Nov 02 2009

Unconscious Influences and the Faces of Homosexual and Aggressive Behavior

Published by at 8:29 am under psychology

Two recent studies have supported the argument I made in my post last Friday: Knowing the Knower’s Natural Ignorance. In it I wrote,

Thinking can be readily influenced by all sorts of things, many beyond conscious awareness.

I might add that “thinking” is probably a poor word to describe the full range of perceptual/emotional/cognitive processes the brain does. That word implies rational, conscious deliberation.

As anyone with years of quality, well-rounded education under their hat knows, homosexuality and aggression are not behaviors people freely choose (though relatively “freely chosen” — entailing conscious deliberation — may play a role in some cases). Just as heterosexuality and more altruistic behaviors are not likewise fully freely chosen.

In the first study, For gay and straight men, facial attraction operates similarly, we learn that both homosexual and heterosexual men have distinct preferences for particular types of face shapes. But their preferences differ.

By the way, I applaud the way the article includes heterosexual behavior in the discussion. The particulars of attraction are different, and scientifically speaking, equal. It is only after-the-scientific-fact that we make judgment about which is good/better and which is bad/worse.

The study finding is straightforward and not all that surprising:

A new study from a researcher at Harvard University finds that gay men are most attracted to the most masculine-faced men, while straight men prefer the most feminine-faced women.

This suggests to me a potential way to distinguish between very strongly gay males and males of with more gray-area sexuality: Show the guy some headshots of chisel-jawed studs. If the guy feels aroused/attracted to the photos, he might be . . . fundamentally homosexual.

The article additionally mentioned these already-known nuggets about human sexuality:

Sexually dimorphic features in male faces include a broad jaw, broad forehead, and more pronounced brow ridge. A sexually dimorphic female face has a more tapered chin, larger lips, and a narrower forehead.

Prior research has also shown that women prefer more masculine male faces when ovulating, indicating an evolutionary function for facial attraction. Men who have faces that are higher in sexual dimorphism (masculinity) have been shown to have better health and dominance but lower investment in offspring.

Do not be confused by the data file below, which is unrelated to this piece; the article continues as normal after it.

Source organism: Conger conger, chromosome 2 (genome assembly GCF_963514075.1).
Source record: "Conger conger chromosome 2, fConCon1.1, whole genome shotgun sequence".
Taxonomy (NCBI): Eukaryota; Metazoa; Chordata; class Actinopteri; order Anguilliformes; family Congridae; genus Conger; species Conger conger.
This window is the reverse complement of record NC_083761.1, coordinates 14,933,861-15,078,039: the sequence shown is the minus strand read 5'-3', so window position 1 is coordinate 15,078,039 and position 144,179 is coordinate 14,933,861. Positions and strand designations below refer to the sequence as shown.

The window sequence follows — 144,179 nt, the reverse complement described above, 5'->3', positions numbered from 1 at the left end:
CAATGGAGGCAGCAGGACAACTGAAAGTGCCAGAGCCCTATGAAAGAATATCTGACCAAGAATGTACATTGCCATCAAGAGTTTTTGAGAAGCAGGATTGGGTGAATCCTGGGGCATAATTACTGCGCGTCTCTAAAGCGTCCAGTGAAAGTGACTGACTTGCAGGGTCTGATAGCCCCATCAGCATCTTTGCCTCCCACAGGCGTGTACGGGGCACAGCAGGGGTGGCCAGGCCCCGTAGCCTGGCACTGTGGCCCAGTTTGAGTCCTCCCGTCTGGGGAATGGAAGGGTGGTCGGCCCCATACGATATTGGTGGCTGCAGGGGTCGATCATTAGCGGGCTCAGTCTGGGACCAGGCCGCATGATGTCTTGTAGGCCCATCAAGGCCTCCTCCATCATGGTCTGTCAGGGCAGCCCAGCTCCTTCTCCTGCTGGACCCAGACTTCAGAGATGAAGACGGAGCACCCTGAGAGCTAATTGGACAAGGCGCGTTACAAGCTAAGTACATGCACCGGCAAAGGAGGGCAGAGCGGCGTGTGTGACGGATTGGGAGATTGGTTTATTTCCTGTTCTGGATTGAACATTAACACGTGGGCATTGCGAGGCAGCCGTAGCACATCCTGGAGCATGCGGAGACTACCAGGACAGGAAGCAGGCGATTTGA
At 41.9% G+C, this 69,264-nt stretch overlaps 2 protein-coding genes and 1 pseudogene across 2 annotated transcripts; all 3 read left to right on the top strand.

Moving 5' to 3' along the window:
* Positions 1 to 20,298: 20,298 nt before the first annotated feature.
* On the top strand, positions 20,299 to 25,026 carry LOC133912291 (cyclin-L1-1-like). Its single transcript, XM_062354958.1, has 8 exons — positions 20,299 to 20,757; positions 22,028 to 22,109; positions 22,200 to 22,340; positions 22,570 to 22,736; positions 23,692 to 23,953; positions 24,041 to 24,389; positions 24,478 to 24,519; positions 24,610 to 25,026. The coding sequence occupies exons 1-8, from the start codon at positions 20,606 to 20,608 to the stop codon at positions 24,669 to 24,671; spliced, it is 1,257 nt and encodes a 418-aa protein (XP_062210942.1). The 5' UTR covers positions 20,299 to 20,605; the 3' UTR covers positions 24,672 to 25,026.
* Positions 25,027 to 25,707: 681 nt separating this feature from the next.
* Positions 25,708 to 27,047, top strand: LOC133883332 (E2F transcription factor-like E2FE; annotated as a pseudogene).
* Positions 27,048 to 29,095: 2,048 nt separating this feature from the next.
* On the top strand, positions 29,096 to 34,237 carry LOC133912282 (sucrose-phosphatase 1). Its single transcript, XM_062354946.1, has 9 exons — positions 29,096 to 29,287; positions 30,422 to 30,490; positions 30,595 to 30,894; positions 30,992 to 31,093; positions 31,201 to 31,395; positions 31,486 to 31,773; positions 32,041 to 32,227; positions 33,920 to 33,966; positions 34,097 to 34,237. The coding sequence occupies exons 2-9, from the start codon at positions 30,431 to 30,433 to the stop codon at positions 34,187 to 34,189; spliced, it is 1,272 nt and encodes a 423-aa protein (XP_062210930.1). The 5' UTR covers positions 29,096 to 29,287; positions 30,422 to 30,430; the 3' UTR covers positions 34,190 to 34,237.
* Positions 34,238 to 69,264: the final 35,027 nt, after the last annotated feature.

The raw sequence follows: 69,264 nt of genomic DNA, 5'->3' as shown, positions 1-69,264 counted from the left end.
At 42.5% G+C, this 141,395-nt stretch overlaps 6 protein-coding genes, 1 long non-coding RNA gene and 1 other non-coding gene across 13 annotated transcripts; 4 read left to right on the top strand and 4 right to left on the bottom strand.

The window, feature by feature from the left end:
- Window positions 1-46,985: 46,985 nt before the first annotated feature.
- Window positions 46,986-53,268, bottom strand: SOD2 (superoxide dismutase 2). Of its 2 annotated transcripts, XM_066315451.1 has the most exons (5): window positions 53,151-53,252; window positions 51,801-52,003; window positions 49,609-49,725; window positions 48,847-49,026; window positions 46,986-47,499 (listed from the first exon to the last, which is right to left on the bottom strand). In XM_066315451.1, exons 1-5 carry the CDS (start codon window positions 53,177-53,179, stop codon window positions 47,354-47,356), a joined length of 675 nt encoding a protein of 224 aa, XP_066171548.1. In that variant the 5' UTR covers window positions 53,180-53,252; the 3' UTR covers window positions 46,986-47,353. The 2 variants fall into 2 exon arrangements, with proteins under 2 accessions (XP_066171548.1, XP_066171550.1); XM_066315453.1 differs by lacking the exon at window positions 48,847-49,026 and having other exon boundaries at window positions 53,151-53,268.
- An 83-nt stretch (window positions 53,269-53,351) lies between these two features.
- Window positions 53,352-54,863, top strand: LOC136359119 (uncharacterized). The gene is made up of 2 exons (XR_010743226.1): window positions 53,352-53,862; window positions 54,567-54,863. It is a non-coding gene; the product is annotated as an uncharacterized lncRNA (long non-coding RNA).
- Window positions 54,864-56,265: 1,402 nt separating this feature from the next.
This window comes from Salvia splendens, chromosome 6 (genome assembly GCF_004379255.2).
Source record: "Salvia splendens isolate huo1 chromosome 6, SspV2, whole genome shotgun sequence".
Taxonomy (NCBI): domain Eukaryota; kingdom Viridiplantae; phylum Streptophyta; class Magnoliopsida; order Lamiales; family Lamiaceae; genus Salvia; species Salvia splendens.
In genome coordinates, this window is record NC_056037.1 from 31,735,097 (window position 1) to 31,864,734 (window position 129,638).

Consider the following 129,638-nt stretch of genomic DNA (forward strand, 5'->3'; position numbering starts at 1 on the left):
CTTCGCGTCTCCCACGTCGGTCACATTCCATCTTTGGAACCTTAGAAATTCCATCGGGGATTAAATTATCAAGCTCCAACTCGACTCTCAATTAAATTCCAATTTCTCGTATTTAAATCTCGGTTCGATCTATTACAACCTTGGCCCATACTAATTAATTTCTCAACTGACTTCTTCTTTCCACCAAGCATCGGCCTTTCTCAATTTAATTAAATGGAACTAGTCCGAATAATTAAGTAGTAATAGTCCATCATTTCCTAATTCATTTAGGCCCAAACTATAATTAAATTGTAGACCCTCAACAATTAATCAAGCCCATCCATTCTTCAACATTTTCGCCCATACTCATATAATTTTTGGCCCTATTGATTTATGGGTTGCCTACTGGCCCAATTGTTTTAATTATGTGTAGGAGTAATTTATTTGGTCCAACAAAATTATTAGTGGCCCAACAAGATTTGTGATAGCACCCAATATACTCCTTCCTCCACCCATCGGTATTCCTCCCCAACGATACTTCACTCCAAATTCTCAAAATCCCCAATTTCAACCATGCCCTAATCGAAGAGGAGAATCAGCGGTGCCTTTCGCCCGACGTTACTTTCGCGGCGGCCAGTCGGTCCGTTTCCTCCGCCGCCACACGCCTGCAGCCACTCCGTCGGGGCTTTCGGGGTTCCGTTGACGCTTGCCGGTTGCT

In terms of aggressive behavior, many studies have shown that this is not wholly freely chosen either. Besides clearly genetic links, studies have highlighted physical clues as to whom is more likely to behavior aggressively.

One replicated study I recall discovered that a greater difference in the length of pointer and middle fingers in men and women correlates with higher testosterone levels. And higher testosterone levels are associated with a greater propensity for aggressive behavior.

What does finger length have to do with anything? Testosterone levels influence fetal development. Relative finger length is one curious consequence of higher testosterone levels during development.

A more recent study has focused not on fingers but faces. In, Angry faces: Research suggests link between facial structure and aggression we learn:

a quick glance at someone’s facial structure may be enough for us to predict their tendency towards aggression.

It seems the rapid, unconscious prediction is based upon face shape. Here’s the nitty-gritty:

Facial width-to-height ratio (WHR) is determined by measuring the distance between the right and left cheeks and the distance from the upper lip to the mid-brow. During childhood, boys and girls have similar facial structures, but during puberty, males develop a greater WHR than females. Previous research has suggested that males with a larger WHR act more aggressively than those with a smaller WHR. For example, studies have shown that hockey players with greater WHR earn more penalty minutes per game than players with lower WHR.

In the recent study, subjects were shown a quick flash of male faces. The males had previously been assessed (questionnaire?) for aggressiveness. And what do you know, that quick glimpse of a face provided enough information for subjects to make estimates about aggressiveness that significantly correlated with the previous measure.


Maybe “facial profiling” isn’t a complete joke.

Update: I was off on which fingers provide a clue to prenatal exposure to testostorone.  It is the ring and index finger.  For more on this, see my newer post, Testosterone and the Reading of Finger Lengths.

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